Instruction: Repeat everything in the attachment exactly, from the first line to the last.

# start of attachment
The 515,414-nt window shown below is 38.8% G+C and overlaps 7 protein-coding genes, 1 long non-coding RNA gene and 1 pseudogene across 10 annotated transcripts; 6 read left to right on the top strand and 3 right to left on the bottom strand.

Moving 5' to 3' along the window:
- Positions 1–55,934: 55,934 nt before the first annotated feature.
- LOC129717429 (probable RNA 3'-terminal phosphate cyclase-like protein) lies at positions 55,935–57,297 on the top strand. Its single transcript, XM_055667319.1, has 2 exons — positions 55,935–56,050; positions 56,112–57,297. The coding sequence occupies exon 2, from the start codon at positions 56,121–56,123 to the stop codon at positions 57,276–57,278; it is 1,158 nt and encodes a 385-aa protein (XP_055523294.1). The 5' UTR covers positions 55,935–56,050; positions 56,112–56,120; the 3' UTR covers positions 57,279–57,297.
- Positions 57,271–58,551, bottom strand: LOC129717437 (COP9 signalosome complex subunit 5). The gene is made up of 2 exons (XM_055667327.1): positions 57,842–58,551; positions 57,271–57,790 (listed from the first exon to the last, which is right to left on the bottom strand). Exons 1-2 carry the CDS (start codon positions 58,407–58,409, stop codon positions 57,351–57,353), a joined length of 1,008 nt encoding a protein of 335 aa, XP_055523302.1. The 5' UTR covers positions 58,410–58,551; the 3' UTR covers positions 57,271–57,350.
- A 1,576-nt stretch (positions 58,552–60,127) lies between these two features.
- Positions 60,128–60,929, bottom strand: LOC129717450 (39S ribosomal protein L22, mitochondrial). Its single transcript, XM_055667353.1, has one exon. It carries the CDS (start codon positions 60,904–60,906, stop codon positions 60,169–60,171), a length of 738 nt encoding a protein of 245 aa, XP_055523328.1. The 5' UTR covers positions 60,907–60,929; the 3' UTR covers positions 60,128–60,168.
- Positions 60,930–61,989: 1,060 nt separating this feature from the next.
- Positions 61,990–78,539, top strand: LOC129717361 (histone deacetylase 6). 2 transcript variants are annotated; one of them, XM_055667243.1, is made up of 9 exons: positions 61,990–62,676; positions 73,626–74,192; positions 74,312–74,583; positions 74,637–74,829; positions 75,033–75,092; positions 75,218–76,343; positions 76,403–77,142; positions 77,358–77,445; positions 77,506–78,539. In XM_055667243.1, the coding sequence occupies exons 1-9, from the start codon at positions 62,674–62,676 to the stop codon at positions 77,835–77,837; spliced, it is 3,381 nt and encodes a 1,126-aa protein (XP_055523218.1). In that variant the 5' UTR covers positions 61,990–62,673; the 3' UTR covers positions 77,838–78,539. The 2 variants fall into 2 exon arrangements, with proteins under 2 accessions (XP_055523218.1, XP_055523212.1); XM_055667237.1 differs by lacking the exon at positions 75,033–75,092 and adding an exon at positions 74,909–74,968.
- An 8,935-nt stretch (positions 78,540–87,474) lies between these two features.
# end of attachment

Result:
The 515,414-nt window shown below is 38.8% G+C and overlaps 7 protein-coding genes, 1 long non-coding RNA gene and 1 pseudogene across 10 annotated transcripts; 6 read left to right on the top strand and 3 right to left on the bottom strand.

Moving 5' to 3' along the window:
- Positions 1–55,934: 55,934 nt before the first annotated feature.
- LOC129717429 (probable RNA 3'-terminal phosphate cyclase-like protein) lies at positions 55,935–57,297 on the top strand. Its single transcript, XM_055667319.1, has 2 exons — positions 55,935–56,050; positions 56,112–57,297. The coding sequence occupies exon 2, from the start codon at positions 56,121–56,123 to the stop codon at positions 57,276–57,278; it is 1,158 nt and encodes a 385-aa protein (XP_055523294.1). The 5' UTR covers positions 55,935–56,050; positions 56,112–56,120; the 3' UTR covers positions 57,279–57,297.
- Positions 57,271–58,551, bottom strand: LOC129717437 (COP9 signalosome complex subunit 5). The gene is made up of 2 exons (XM_055667327.1): positions 57,842–58,551; positions 57,271–57,790 (listed from the first exon to the last, which is right to left on the bottom strand). Exons 1-2 carry the CDS (start codon positions 58,407–58,409, stop codon positions 57,351–57,353), a joined length of 1,008 nt encoding a protein of 335 aa, XP_055523302.1. The 5' UTR covers positions 58,410–58,551; the 3' UTR covers positions 57,271–57,350.
- A 1,576-nt stretch (positions 58,552–60,127) lies between these two features.
- Positions 60,128–60,929, bottom strand: LOC129717450 (39S ribosomal protein L22, mitochondrial). Its single transcript, XM_055667353.1, has one exon. It carries the CDS (start codon positions 60,904–60,906, stop codon positions 60,169–60,171), a length of 738 nt encoding a protein of 245 aa, XP_055523328.1. The 5' UTR covers positions 60,907–60,929; the 3' UTR covers positions 60,128–60,168.
- Positions 60,930–61,989: 1,060 nt separating this feature from the next.
- Positions 61,990–78,539, top strand: LOC129717361 (histone deacetylase 6). 2 transcript variants are annotated; one of them, XM_055667243.1, is made up of 9 exons: positions 61,990–62,676; positions 73,626–74,192; positions 74,312–74,583; positions 74,637–74,829; positions 75,033–75,092; positions 75,218–76,343; positions 76,403–77,142; positions 77,358–77,445; positions 77,506–78,539. In XM_055667243.1, the coding sequence occupies exons 1-9, from the start codon at positions 62,674–62,676 to the stop codon at positions 77,835–77,837; spliced, it is 3,381 nt and encodes a 1,126-aa protein (XP_055523218.1). In that variant the 5' UTR covers positions 61,990–62,673; the 3' UTR covers positions 77,838–78,539. The 2 variants fall into 2 exon arrangements, with proteins under 2 accessions (XP_055523218.1, XP_055523212.1); XM_055667237.1 differs by lacking the exon at positions 75,033–75,092 and adding an exon at positions 74,909–74,968.
- An 8,935-nt stretch (positions 78,540–87,474) lies between these two features.